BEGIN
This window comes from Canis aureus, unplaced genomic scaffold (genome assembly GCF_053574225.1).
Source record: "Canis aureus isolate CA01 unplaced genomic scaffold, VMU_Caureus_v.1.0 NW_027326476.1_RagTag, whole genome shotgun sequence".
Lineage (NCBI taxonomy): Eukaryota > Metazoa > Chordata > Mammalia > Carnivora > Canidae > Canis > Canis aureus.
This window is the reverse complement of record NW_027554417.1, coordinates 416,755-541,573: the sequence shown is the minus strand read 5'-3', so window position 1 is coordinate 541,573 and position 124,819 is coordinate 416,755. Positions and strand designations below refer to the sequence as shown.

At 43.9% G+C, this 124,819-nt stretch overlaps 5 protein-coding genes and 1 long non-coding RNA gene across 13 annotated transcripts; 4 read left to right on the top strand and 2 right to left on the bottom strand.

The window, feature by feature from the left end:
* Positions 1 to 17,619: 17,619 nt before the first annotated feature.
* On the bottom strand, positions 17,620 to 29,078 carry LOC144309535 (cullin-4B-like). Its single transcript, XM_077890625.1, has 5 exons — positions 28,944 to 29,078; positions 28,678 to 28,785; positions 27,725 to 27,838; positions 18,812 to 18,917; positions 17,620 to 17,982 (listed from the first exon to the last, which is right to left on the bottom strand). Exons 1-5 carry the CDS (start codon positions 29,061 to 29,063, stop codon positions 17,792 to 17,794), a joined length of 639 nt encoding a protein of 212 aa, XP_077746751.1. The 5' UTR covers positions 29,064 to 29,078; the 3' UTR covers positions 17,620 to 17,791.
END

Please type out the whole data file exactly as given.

This window comes from Canis aureus, unplaced genomic scaffold (genome assembly GCF_053574225.1).
Source record: "Canis aureus isolate CA01 unplaced genomic scaffold, VMU_Caureus_v.1.0 NW_027326476.1_RagTag, whole genome shotgun sequence".
Lineage (NCBI taxonomy): Eukaryota > Metazoa > Chordata > Mammalia > Carnivora > Canidae > Canis > Canis aureus.
This window is the reverse complement of record NW_027554417.1, coordinates 416,755-541,573: the sequence shown is the minus strand read 5'-3', so window position 1 is coordinate 541,573 and position 124,819 is coordinate 416,755. Positions and strand designations below refer to the sequence as shown.

At 43.9% G+C, this 124,819-nt stretch overlaps 5 protein-coding genes and 1 long non-coding RNA gene across 13 annotated transcripts; 4 read left to right on the top strand and 2 right to left on the bottom strand.

The window, feature by feature from the left end:
* Positions 1 to 17,619: 17,619 nt before the first annotated feature.
* On the bottom strand, positions 17,620 to 29,078 carry LOC144309535 (cullin-4B-like). Its single transcript, XM_077890625.1, has 5 exons — positions 28,944 to 29,078; positions 28,678 to 28,785; positions 27,725 to 27,838; positions 18,812 to 18,917; positions 17,620 to 17,982 (listed from the first exon to the last, which is right to left on the bottom strand). Exons 1-5 carry the CDS (start codon positions 29,061 to 29,063, stop codon positions 17,792 to 17,794), a joined length of 639 nt encoding a protein of 212 aa, XP_077746751.1. The 5' UTR covers positions 29,064 to 29,078; the 3' UTR covers positions 17,620 to 17,791.